Ava Goodrich-Freer was inducted into the Ghost Hunter Hall of Fame quite some time ago. Though she conducted a number of ghost hunts, probably the most famous and controversial was at Ballechin House, called “Scotland’s most haunted house.” John Crichton-Stuart, 3rd Marquess of Bute — a.k.a. Lord Bute — rented the place for three months. Goodrich-Freer agreed to oversee its investigation during that time, and this involved several additional ghost hunters coming and going. Some of these visitors were members of the Society for Psychical Research. One visitor, presumably not a member of the Society, wrote a strong opinion piece on the affair for London’s The Times. This article dismisses the reality of the haunting itself, snubs Goodrich-Freer’s abilities, and lashes out at the Society.
My recent research has led back to Ballechin House, and I managed to find some tricky-to-access sources that might prove valuable to researchers in the quirky field of historical ghostlore. This isn’t everything I found, just what I feel is the most interesting and revealing.
We’ll start with the article that inflamed the controversy, written by someone identified only as “a correspondent.” The piece is designed to debunk the haunting, and the Society’s previous investigations are described as “perfunctory and absurd” for their short durations. (Ironically, the correspondent was himself only at the house a couple of days.) Though Lord Bute was smart to extend this probe “over a considerable period,” the correspondent suggests, he erred when assigning Goodrich-Freer to oversee things. Why was this a mistake? Well, “simply because she is a lady, and because she had her duties as hostess to attend to, she is unfit to carry out the actual work of investigating the phenomena in question.” Welcome to 1897. The correspondent goes on to attribute the manifestations — most of which were audible — to pipes, rats, noises carrying from adjoining rooms, and maybe a prankster. Superstition and similar factors explain the reports of visual phenomena. The piece ends with a scathing attack on the Society, which is accused of employing methods that are “extremely repulsive. What it calls evidence is unsifted gossip always reckless and often malignant; what it calls investigation would provoke contempt in Bedlam itself. . . .” Why a ghost hunt would prompt such a tirade will probably never be known.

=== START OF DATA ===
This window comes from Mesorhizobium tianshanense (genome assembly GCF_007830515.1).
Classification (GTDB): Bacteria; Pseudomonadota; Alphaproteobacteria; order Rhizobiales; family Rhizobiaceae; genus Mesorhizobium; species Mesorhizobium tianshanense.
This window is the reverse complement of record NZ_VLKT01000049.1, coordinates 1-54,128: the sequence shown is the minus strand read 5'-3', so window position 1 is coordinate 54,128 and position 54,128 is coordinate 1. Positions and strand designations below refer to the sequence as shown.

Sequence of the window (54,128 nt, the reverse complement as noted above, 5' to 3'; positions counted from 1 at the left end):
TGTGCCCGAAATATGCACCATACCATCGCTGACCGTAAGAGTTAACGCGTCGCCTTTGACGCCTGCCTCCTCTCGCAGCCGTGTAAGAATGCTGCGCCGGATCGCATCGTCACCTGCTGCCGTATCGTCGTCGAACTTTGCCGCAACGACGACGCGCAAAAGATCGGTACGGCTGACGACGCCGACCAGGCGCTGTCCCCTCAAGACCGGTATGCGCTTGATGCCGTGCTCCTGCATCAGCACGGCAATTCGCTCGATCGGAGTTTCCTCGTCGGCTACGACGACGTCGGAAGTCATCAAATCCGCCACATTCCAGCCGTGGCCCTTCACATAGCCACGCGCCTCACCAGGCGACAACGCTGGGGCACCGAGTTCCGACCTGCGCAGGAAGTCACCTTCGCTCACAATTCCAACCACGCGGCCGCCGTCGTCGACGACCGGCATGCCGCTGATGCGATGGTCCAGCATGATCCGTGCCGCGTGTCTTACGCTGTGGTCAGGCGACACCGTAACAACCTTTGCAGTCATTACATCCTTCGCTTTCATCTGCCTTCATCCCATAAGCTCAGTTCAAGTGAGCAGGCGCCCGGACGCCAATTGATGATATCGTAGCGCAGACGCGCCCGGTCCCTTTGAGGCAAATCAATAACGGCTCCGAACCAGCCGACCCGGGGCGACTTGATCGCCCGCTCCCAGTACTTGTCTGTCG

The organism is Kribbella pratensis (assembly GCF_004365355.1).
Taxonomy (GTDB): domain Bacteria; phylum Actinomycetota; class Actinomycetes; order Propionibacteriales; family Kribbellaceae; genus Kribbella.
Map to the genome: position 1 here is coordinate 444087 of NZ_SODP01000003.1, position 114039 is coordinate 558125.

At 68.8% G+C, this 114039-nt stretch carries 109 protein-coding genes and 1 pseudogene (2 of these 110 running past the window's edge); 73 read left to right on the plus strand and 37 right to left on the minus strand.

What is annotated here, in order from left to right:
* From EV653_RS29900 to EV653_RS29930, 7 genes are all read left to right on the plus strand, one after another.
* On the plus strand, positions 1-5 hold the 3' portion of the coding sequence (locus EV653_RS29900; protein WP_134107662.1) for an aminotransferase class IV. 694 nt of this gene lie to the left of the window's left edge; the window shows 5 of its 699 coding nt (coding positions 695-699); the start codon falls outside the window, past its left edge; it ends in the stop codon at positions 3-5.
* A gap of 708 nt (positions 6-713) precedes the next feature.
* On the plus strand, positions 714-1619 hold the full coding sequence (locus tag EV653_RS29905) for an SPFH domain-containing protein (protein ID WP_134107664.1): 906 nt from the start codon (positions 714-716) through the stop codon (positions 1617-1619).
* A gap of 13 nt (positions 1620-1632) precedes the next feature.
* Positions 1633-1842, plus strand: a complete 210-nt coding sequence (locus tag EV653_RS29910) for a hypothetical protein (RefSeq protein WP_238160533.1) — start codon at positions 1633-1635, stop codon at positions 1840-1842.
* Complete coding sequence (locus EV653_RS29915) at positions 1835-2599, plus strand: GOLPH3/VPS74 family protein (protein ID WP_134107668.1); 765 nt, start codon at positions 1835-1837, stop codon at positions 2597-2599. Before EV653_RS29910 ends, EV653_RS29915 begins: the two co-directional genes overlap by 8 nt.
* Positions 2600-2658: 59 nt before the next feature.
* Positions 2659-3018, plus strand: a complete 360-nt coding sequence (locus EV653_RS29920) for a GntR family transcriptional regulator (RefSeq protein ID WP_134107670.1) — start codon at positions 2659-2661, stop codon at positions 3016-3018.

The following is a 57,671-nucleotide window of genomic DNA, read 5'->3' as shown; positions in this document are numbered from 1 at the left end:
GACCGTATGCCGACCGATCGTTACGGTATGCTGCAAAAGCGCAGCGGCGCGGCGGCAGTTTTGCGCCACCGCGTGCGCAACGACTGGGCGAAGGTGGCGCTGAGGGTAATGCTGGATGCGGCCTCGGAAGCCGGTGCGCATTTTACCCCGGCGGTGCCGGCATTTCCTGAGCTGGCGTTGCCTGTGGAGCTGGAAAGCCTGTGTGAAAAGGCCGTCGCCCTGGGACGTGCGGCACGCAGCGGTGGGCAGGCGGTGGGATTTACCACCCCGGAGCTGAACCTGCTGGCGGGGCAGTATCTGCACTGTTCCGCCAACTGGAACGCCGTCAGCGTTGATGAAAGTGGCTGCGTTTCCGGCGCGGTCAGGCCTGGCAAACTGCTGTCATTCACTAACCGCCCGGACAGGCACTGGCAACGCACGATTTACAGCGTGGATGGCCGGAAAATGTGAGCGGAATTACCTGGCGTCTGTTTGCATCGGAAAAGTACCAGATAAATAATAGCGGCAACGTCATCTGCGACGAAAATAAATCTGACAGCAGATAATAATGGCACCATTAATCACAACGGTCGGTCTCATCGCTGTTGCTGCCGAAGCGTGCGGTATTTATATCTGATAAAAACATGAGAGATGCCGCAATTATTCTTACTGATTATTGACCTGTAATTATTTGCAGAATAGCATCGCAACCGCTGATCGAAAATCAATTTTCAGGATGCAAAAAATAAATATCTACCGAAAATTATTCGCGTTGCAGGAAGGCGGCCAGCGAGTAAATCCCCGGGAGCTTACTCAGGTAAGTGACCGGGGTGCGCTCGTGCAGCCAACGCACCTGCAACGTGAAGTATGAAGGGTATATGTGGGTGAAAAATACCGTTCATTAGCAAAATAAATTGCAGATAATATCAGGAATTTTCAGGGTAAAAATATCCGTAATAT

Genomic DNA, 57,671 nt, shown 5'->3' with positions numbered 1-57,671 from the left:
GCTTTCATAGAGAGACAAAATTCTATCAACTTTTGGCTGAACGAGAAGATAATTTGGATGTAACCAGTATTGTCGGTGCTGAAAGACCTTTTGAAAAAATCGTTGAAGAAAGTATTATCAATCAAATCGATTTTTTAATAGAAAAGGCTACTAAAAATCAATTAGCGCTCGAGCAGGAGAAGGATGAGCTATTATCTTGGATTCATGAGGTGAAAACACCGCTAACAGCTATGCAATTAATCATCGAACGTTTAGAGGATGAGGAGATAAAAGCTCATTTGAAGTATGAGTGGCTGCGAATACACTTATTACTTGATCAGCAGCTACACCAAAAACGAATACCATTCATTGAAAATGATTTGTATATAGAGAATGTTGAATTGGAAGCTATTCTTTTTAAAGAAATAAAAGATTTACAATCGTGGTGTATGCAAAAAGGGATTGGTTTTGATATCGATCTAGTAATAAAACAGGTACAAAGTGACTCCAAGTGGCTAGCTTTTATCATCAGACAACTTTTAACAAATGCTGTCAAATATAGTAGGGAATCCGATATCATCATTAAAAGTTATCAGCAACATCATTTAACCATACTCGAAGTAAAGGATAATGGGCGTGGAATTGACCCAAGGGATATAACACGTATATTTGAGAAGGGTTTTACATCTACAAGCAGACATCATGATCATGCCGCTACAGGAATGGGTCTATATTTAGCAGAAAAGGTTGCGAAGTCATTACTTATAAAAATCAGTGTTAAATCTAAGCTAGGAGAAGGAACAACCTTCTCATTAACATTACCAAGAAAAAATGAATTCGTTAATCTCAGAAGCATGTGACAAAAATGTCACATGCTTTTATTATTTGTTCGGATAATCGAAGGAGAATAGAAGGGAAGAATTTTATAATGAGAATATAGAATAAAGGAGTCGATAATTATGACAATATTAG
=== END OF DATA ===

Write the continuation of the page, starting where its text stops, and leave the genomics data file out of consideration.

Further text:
“On the Trail of a Ghost,” Times [London], 8 June 1897, p. 10.
Over the next several days, there came a gush of letters-to-the-editor in response to the article. One of the earliest is from Goodrich-Freer, who identifies herself as the hostess but who also signs the letter with “X,” her usual pen name. She defends the merits of the investigation and rebukes the writer for having exposed the name of the house. (There’s an editor’s note at the end saying the correspondent wasn’t told to keep the things confidential.)
X [Ada Goodrich-Freer], “To the Editor of the Times,” Times [London], 9 June 1897, p. 6.
A few days later, another letter from another visitor opens by denying that guests were requested to keep the name of the house under wraps. In the end, the writer pins the phenomena on fakery and hallucination, and anything leftover is a result of